Samhain, or summers end, originated with the ancient Celtic celebration of the end of the “light” part of the year represented by the harvest, and the beginning of the dark portion of the year as daylight hours become shorter and the weather grows colder. The day was celebrated starting at sundown on October 31 and through the day on November 1. The final harvest is in, and the flock and herd have been brought in to shelter for the winter.
It is believed that Samhain is when the veil between this world and the spirit world is thinnest, and departed spirits can return to mingle with the living. People would often clean house to clear the way for the coming year. For one of only two times a year, hearth fires were extinguished, and relit the next day to celebrate the new beginning. This happens at Beltane and Samhain, and at no other time.
Samhain is also a time for reflection on the year just past and on goals for the future. Samhain is one of the best times of the year for divination and looking to the future. Just as the ancients inventoried their stock and the last of the harvest, it is time for us to take stock of our accomplishments and goals, our beliefs and rituals. What is working for you? What is not working for you? What changes can you make, and keep, that will make your beliefs, rituals, and life work better for you.
I’m not talking about making “New Year’s” type resolutions. We all know how well those usually work. What I’m talking about is more subtle. Review your grimoire or book of shadows, or start a new one. Revisit the teachings you have been living by, and look at new teachings and ideas. Expand your outlook. Are there other ideas that would fit with your belief system? If your focus has been on crystals, read about herbs. If you’ve been studying the tarot, learn something about runes..
Every skill and idea we add to our repertoire of knowledge and philosophy, gives us that much larger a spiritual harvest to carry us through the winter months. Like the ancients would harvest crops and herds to feed themselves through the winter months, so should we do a spiritual harvest of knowledge to feed our souls. There are many ways we can approach this; however, the ones I prefer are through study, meditation, and ritual. I make the decision based on how my heart leads me at the time.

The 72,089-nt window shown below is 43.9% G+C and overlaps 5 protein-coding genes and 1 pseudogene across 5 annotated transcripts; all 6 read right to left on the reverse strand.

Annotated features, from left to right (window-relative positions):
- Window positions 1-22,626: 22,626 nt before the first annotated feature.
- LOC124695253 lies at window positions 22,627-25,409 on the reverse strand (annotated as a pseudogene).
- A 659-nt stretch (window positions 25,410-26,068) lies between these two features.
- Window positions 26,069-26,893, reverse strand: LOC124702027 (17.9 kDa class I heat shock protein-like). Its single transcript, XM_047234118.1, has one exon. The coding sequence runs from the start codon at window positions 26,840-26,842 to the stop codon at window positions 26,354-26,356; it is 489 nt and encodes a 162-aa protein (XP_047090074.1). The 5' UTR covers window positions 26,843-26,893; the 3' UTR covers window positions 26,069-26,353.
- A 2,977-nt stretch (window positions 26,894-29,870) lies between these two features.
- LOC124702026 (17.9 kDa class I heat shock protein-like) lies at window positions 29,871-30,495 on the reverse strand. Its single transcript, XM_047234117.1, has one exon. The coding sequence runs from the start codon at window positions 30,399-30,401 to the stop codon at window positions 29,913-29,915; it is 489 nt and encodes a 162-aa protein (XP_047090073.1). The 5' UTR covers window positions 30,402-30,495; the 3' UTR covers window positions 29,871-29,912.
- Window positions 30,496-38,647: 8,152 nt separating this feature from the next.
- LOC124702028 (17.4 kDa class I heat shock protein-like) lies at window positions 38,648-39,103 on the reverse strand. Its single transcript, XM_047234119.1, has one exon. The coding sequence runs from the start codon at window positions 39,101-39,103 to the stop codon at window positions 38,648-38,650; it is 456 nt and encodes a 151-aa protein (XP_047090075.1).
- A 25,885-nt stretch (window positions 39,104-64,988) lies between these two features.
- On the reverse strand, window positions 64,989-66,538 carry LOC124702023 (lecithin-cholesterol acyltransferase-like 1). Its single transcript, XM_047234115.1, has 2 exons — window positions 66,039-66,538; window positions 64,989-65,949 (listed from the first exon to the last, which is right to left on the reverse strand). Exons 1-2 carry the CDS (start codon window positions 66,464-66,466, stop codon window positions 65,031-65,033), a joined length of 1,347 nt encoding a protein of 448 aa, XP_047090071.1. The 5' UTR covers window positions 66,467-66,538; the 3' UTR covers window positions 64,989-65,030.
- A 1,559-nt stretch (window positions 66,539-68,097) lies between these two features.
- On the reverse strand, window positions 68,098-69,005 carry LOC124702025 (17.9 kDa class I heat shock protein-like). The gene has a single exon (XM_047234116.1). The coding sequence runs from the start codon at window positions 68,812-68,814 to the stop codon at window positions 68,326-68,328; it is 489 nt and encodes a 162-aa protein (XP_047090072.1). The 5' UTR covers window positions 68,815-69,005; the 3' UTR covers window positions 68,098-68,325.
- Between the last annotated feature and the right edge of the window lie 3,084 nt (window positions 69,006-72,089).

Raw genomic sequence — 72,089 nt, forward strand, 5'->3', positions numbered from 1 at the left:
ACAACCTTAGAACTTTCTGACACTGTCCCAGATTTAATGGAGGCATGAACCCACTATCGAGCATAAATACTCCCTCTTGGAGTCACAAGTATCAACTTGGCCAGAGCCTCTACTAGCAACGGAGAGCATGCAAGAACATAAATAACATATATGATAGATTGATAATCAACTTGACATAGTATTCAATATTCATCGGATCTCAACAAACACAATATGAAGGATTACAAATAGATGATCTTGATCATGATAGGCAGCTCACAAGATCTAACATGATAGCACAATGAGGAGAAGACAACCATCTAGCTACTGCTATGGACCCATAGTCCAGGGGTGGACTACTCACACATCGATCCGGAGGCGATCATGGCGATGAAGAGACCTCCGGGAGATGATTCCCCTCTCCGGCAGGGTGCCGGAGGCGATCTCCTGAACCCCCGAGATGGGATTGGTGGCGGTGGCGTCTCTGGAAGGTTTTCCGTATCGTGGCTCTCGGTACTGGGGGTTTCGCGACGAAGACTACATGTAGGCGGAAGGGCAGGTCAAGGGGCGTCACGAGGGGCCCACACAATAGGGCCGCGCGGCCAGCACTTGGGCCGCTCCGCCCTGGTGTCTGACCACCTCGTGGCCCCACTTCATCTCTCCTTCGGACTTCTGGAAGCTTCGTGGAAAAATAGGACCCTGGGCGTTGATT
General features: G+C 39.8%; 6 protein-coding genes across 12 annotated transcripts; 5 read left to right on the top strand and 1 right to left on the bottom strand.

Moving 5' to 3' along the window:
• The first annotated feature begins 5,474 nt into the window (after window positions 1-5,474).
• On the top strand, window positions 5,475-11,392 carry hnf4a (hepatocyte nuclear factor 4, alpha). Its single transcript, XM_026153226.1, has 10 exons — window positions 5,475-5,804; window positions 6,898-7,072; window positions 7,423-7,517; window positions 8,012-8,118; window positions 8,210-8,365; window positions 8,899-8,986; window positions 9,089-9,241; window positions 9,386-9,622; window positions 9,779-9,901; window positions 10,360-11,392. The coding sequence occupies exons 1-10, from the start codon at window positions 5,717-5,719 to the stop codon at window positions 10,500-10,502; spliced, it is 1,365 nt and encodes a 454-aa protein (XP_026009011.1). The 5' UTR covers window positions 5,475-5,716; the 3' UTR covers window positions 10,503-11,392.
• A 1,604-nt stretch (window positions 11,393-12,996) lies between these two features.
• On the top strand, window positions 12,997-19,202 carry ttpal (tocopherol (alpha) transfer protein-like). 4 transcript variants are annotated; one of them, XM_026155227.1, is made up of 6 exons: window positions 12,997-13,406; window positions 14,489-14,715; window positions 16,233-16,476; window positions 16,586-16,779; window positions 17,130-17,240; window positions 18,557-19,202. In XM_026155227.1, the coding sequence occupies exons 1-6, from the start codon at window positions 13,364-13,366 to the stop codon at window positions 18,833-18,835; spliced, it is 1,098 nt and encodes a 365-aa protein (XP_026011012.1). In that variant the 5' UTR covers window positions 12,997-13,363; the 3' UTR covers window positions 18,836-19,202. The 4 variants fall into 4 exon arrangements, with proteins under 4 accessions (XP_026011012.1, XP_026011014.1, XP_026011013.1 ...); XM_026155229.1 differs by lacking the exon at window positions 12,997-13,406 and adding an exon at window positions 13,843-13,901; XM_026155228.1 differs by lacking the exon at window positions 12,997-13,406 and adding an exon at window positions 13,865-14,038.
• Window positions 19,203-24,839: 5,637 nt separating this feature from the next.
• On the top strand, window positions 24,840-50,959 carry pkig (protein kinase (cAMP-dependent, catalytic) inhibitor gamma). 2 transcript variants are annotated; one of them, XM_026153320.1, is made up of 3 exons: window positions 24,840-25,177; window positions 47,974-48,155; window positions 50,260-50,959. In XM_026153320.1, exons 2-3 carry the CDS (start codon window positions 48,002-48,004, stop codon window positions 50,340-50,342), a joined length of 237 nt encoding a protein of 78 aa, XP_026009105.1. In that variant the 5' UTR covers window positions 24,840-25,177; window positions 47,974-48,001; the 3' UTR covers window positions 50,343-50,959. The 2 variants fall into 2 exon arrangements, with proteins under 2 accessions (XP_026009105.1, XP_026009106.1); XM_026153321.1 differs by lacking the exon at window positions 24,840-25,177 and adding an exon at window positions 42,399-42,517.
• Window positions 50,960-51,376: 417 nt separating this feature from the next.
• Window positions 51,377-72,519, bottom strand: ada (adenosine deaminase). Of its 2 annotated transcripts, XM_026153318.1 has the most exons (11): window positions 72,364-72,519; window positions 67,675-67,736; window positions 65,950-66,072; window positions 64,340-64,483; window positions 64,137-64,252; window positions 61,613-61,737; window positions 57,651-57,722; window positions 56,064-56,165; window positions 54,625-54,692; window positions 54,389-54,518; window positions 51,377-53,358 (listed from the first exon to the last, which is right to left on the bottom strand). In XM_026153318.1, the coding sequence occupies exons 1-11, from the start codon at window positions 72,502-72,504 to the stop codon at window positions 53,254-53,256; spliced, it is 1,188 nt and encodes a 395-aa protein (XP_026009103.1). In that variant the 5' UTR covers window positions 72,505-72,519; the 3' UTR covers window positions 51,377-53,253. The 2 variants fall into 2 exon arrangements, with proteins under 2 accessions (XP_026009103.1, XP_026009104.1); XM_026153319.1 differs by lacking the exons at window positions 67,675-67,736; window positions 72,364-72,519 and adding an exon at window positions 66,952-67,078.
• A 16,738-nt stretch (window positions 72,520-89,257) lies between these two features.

Sometimes, I will spend the entire evening reading and exploring new ideas to find out what I want to study over the winter. Some of my favorites are Wicca: Guide for/Solitary Practitioner by Scott Cunningham, Celtic Magic by D.J. Conway, and Practical Guide To The Runes by Lisa Peschel. It doesn’t really matter what path or paths you explore, as long as you expand your knowledge and look for something new to learn.
Other times, I will conduct a divination ritual, or depending on the position of the moon, a moon ritual outdoors. For divination, I use the Motherpeace Tarot deck because I like the more feminine and peaceful images, but whether you use a tarot deck, angel cards, or runes, any divination ritual will let you look within and reassess what has passed, what is to come, and how you can manifest in your life the things you want and need.
If you choose to perform a moon ritual, any number of factors can affect the one you choose. The moon phase, the weather, and what you hope to accomplish. I generally do ritual work around the new and full moon, and for Samhain, I like to use a renewal ritual. Think carefully about the type of ritual you want to perform on Samhain as the veil is thinnest at this time, and carelessness or lack of preparedness can have severe consequences.